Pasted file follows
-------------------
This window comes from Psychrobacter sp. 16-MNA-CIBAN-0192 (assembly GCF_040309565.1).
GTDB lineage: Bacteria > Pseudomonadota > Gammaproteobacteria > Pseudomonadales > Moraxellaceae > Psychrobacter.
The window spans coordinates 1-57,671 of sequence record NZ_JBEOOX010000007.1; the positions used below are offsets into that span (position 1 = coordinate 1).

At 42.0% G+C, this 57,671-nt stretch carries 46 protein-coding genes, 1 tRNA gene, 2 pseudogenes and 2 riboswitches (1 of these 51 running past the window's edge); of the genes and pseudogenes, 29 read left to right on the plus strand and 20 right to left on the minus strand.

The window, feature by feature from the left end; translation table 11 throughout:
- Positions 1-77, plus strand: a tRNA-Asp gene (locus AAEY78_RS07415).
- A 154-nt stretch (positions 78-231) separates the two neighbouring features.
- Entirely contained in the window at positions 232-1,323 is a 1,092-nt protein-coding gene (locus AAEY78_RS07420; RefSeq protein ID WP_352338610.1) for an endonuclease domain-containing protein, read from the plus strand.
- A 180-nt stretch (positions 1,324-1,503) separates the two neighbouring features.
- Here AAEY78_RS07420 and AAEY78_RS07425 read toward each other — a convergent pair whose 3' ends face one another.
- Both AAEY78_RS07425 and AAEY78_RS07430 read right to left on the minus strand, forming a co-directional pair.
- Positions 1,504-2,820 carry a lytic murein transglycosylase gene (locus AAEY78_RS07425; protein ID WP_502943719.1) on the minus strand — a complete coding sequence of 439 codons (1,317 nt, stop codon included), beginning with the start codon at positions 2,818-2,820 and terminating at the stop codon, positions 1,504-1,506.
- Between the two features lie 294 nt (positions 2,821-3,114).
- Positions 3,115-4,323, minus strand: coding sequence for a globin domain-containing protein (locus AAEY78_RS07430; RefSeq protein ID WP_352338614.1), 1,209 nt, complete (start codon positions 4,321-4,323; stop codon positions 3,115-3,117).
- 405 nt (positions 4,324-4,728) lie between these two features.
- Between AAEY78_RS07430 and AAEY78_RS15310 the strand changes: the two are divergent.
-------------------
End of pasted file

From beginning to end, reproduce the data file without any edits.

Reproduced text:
This window comes from Psychrobacter sp. 16-MNA-CIBAN-0192 (assembly GCF_040309565.1).
GTDB lineage: Bacteria > Pseudomonadota > Gammaproteobacteria > Pseudomonadales > Moraxellaceae > Psychrobacter.
The window spans coordinates 1-57,671 of sequence record NZ_JBEOOX010000007.1; the positions used below are offsets into that span (position 1 = coordinate 1).

At 42.0% G+C, this 57,671-nt stretch carries 46 protein-coding genes, 1 tRNA gene, 2 pseudogenes and 2 riboswitches (1 of these 51 running past the window's edge); of the genes and pseudogenes, 29 read left to right on the plus strand and 20 right to left on the minus strand.

The window, feature by feature from the left end; translation table 11 throughout:
- Positions 1-77, plus strand: a tRNA-Asp gene (locus AAEY78_RS07415).
- A 154-nt stretch (positions 78-231) separates the two neighbouring features.
- Entirely contained in the window at positions 232-1,323 is a 1,092-nt protein-coding gene (locus AAEY78_RS07420; RefSeq protein ID WP_352338610.1) for an endonuclease domain-containing protein, read from the plus strand.
- A 180-nt stretch (positions 1,324-1,503) separates the two neighbouring features.
- Here AAEY78_RS07420 and AAEY78_RS07425 read toward each other — a convergent pair whose 3' ends face one another.
- Both AAEY78_RS07425 and AAEY78_RS07430 read right to left on the minus strand, forming a co-directional pair.
- Positions 1,504-2,820 carry a lytic murein transglycosylase gene (locus AAEY78_RS07425; protein ID WP_502943719.1) on the minus strand — a complete coding sequence of 439 codons (1,317 nt, stop codon included), beginning with the start codon at positions 2,818-2,820 and terminating at the stop codon, positions 1,504-1,506.
- Between the two features lie 294 nt (positions 2,821-3,114).
- Positions 3,115-4,323, minus strand: coding sequence for a globin domain-containing protein (locus AAEY78_RS07430; RefSeq protein ID WP_352338614.1), 1,209 nt, complete (start codon positions 4,321-4,323; stop codon positions 3,115-3,117).
- 405 nt (positions 4,324-4,728) lie between these two features.
- Between AAEY78_RS07430 and AAEY78_RS15310 the strand changes: the two are divergent.